Once the blues and purples are down, I add rings of silver and white over the top of these. For my 3rd dish, instead of a ring, I added my white in a multi-pointed star-type fashion for fun as I wasn’t expecting a 3rd dish and thought I’d experiment a little.

After laying all my colors, I split the remaining 75mls of clear resin between the 3 molds, pouring this into the center of each.

I use my heat gun to blend the colors and then pop any surface bubbles with my blow torch.

You can also pour your resin in the style of the geodes in my earlier post. Every step up to the point in which you allow your resin to cure is the same.

This will mean that your trinket dishes will look like my blue and white geodes. I also have a YouTube video for this. Check out my channel to see.

Once you’re happy with how your dishes are looking, leave them to cure for a little less than half the time that they would usually take to cure. This resin, the 4 Star Thin Coat resin, takes approx. 12 hours to fully cure so I leave them for appro.x 5 hours.

Shaping the trinket bowls

Shaping the trinket bowls

Five hours into the cure, remove the resin from the molds. The resin should be soft and bendy but no longer liquid. If the resin doesn’t come away nicely from your molds, then check back on it in 30 mins.

If the resin comes away from your mold nicely then we’re good to go. The resin may be tacky to the touch, this is fine, but try to handle it as little as possible to avoid fingerprint marks.

Now place the resin pieces face down on your up-turned plastic bowls (you want your favorite side to be the one you see when flipped the right way around).

If the resin is a little bit too stiff/rubbery and isn’t staying in place when you bend it around the base of your bowls, use your heat gun to slightly warm up the resin so that it softens and becomes more malleable.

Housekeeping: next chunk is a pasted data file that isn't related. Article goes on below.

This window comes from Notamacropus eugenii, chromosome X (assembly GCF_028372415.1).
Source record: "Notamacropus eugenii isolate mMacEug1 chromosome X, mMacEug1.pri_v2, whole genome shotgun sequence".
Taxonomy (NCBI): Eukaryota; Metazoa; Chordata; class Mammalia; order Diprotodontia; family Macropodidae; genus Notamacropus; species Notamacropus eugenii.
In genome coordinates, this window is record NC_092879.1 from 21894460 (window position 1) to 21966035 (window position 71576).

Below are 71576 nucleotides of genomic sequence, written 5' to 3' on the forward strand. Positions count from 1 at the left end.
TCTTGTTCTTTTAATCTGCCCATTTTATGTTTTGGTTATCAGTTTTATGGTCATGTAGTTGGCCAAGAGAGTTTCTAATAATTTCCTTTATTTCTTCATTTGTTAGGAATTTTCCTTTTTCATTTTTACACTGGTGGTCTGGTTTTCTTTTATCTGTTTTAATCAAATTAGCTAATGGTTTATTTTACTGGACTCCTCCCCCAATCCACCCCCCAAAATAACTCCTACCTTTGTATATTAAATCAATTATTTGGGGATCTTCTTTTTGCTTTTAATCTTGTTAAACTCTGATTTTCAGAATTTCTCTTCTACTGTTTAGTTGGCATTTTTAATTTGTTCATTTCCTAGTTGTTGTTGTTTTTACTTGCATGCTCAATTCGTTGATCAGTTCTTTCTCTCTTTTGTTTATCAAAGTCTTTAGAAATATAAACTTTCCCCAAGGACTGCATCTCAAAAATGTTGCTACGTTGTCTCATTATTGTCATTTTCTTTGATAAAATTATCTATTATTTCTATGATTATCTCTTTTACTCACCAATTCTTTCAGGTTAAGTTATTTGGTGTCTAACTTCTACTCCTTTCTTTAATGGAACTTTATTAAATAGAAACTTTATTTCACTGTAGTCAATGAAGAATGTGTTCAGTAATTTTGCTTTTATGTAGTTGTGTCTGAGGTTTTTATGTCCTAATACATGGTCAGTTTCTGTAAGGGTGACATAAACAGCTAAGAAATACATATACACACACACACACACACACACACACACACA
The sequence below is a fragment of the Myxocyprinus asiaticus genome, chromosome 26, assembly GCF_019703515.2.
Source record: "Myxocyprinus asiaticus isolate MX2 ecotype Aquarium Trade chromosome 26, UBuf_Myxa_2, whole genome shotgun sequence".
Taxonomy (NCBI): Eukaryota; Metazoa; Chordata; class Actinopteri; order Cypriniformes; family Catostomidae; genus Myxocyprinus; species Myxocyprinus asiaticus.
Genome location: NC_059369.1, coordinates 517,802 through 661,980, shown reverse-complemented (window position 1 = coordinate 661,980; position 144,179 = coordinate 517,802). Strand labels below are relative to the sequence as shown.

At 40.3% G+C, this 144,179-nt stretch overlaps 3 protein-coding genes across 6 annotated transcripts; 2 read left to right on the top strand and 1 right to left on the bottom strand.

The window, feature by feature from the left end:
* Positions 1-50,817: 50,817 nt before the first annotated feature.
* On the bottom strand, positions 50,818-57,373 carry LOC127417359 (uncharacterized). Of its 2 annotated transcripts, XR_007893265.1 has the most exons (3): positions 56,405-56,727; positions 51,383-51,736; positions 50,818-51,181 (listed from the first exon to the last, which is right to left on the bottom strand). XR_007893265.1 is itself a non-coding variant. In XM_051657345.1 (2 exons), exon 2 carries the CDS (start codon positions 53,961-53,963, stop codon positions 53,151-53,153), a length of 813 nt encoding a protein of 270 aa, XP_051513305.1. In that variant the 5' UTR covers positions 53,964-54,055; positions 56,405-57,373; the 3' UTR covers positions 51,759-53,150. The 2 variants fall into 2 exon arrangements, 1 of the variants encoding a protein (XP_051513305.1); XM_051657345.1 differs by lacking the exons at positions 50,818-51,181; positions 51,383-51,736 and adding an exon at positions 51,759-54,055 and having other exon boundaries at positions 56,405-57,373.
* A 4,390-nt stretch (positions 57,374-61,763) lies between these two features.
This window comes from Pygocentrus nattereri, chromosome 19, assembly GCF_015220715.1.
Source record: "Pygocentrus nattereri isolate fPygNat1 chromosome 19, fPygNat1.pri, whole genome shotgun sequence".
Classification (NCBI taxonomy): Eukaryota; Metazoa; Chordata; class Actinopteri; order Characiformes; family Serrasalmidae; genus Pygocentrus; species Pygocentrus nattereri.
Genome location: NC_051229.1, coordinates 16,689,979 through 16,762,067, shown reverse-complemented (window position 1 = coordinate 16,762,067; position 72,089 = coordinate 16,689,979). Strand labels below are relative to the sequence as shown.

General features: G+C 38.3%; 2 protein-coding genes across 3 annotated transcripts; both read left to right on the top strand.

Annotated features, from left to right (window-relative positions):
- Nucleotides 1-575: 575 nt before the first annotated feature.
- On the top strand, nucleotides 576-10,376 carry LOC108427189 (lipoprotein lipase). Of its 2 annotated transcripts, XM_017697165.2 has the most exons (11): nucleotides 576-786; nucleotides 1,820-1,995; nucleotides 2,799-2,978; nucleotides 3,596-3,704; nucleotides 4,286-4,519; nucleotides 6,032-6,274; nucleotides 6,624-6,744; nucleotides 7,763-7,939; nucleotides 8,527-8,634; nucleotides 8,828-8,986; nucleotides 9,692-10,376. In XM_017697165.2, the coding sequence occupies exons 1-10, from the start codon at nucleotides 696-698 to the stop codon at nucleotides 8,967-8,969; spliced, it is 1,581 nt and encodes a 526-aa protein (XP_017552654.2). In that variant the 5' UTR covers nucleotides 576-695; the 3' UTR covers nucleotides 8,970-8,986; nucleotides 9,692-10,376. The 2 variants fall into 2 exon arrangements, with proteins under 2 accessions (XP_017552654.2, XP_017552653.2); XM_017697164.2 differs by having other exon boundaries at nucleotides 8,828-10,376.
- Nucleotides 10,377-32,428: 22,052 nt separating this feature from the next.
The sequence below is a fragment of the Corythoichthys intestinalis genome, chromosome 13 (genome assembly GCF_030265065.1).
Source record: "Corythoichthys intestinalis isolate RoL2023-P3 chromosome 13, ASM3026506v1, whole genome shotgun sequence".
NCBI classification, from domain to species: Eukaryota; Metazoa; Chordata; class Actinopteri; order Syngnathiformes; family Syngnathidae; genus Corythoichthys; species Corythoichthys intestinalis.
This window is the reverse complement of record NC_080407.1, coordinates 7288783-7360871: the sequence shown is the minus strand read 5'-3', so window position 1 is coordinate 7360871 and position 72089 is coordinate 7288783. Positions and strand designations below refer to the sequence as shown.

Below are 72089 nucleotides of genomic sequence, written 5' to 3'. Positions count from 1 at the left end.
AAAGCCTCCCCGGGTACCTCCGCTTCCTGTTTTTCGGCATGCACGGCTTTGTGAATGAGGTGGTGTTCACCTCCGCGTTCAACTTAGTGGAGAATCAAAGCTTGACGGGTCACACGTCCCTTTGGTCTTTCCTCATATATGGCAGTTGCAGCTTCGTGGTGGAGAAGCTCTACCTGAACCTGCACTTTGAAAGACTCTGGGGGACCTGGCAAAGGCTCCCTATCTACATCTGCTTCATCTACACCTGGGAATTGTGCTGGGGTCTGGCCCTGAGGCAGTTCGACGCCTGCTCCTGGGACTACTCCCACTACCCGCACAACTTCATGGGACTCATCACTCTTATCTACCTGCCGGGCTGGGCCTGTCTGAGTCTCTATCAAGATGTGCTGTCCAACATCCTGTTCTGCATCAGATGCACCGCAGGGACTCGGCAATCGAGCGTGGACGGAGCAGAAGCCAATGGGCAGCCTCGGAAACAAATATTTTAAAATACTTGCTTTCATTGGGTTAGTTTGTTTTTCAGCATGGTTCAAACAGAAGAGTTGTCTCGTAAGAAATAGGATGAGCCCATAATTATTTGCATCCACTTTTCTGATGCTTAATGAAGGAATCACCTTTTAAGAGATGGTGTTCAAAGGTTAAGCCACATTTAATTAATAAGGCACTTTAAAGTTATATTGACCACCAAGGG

This should enable you to bend the edges of the resin around the bottom of the bowl to create the dish shape that you want.

Apply less heat than you may naturally want to or your resin may then become too soft and droop down the edges of your bowls during the final cure. A little heat at a time and patience when shaping is the way to go.

Once you’re happy with the shape, leave the resin to fully cure for the remaining 7 hours.

DIY trinket bowls

Adding gold to the edges

Once fully cured, separate the resin from the bowl.

This should happen with ease as long as you use plastic bowls. Your plastic bowls should also be completely unharmed and you can continue to use them as bowls or reuse them to make more trinket dishes.

Adding gold to the bowl edges

Use glue or relief paste (which is great for gold leaf because it remains sticky/tacky for a lot longer than normal glue) and apply it to the edges of your dishes with a thin brush.

If you do use relief paste then leave the paste to sit for 10 mins after applying before moving on to the next step so that it goes from being wet to tacky.

Once the paste is tacky, fully cover the edges by applying your gold flakes/sheets. Leave for another 30 mins after all your leaf has been applied before dusting off the excess with a brush or your finger.

If you missed any spots, just repeat the last step until your bare edges are no more.

Resin trinket dishes

Resin trinket dishes

Your DIY trinket dishes are complete and perfect for rings, pins, necklaces, and of course, gifts!

I kept these dishes for myself but I made more and have them for sale in my Etsy store. Click here to visit and take a look at all the pieces I have for sale.

Please drop any questions you have down below and I’ll be more than happy to get back to you.

Take care and happy crafting x